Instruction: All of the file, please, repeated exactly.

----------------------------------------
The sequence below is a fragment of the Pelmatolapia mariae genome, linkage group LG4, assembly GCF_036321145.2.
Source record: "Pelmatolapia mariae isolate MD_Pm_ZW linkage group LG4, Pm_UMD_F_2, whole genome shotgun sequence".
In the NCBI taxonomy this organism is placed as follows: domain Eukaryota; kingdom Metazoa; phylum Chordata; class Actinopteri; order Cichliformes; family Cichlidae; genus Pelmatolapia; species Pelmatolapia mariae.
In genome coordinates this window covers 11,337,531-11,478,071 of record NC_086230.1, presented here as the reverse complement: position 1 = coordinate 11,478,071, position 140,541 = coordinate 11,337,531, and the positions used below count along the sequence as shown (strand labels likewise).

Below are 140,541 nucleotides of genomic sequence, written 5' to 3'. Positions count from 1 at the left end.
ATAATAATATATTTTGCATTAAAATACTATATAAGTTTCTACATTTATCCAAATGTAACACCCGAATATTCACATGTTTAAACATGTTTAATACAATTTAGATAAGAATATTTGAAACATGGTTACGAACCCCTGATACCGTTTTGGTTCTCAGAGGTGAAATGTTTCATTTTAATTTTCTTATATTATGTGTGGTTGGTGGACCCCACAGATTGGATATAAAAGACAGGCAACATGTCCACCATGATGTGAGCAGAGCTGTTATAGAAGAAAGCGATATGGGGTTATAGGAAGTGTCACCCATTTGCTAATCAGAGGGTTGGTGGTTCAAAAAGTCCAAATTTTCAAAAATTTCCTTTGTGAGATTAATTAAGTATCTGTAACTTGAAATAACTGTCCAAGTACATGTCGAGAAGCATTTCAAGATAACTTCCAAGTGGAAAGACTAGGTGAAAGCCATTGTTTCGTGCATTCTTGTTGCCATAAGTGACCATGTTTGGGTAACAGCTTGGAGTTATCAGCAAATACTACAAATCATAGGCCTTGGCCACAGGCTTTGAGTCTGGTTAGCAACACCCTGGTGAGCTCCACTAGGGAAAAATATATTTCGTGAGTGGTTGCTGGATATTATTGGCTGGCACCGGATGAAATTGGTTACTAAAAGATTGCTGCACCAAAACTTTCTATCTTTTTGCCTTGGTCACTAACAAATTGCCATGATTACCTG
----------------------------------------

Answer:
The sequence below is a fragment of the Pelmatolapia mariae genome, linkage group LG4, assembly GCF_036321145.2.
Source record: "Pelmatolapia mariae isolate MD_Pm_ZW linkage group LG4, Pm_UMD_F_2, whole genome shotgun sequence".
In the NCBI taxonomy this organism is placed as follows: domain Eukaryota; kingdom Metazoa; phylum Chordata; class Actinopteri; order Cichliformes; family Cichlidae; genus Pelmatolapia; species Pelmatolapia mariae.
In genome coordinates this window covers 11,337,531-11,478,071 of record NC_086230.1, presented here as the reverse complement: position 1 = coordinate 11,478,071, position 140,541 = coordinate 11,337,531, and the positions used below count along the sequence as shown (strand labels likewise).

Below are 140,541 nucleotides of genomic sequence, written 5' to 3'. Positions count from 1 at the left end.
ATAATAATATATTTTGCATTAAAATACTATATAAGTTTCTACATTTATCCAAATGTAACACCCGAATATTCACATGTTTAAACATGTTTAATACAATTTAGATAAGAATATTTGAAACATGGTTACGAACCCCTGATACCGTTTTGGTTCTCAGAGGTGAAATGTTTCATTTTAATTTTCTTATATTATGTGTGGTTGGTGGACCCCACAGATTGGATATAAAAGACAGGCAACATGTCCACCATGATGTGAGCAGAGCTGTTATAGAAGAAAGCGATATGGGGTTATAGGAAGTGTCACCCATTTGCTAATCAGAGGGTTGGTGGTTCAAAAAGTCCAAATTTTCAAAAATTTCCTTTGTGAGATTAATTAAGTATCTGTAACTTGAAATAACTGTCCAAGTACATGTCGAGAAGCATTTCAAGATAACTTCCAAGTGGAAAGACTAGGTGAAAGCCATTGTTTCGTGCATTCTTGTTGCCATAAGTGACCATGTTTGGGTAACAGCTTGGAGTTATCAGCAAATACTACAAATCATAGGCCTTGGCCACAGGCTTTGAGTCTGGTTAGCAACACCCTGGTGAGCTCCACTAGGGAAAAATATATTTCGTGAGTGGTTGCTGGATATTATTGGCTGGCACCGGATGAAATTGGTTACTAAAAGATTGCTGCACCAAAACTTTCTATCTTTTTGCCTTGGTCACTAACAAATTGCCATGATTACCTG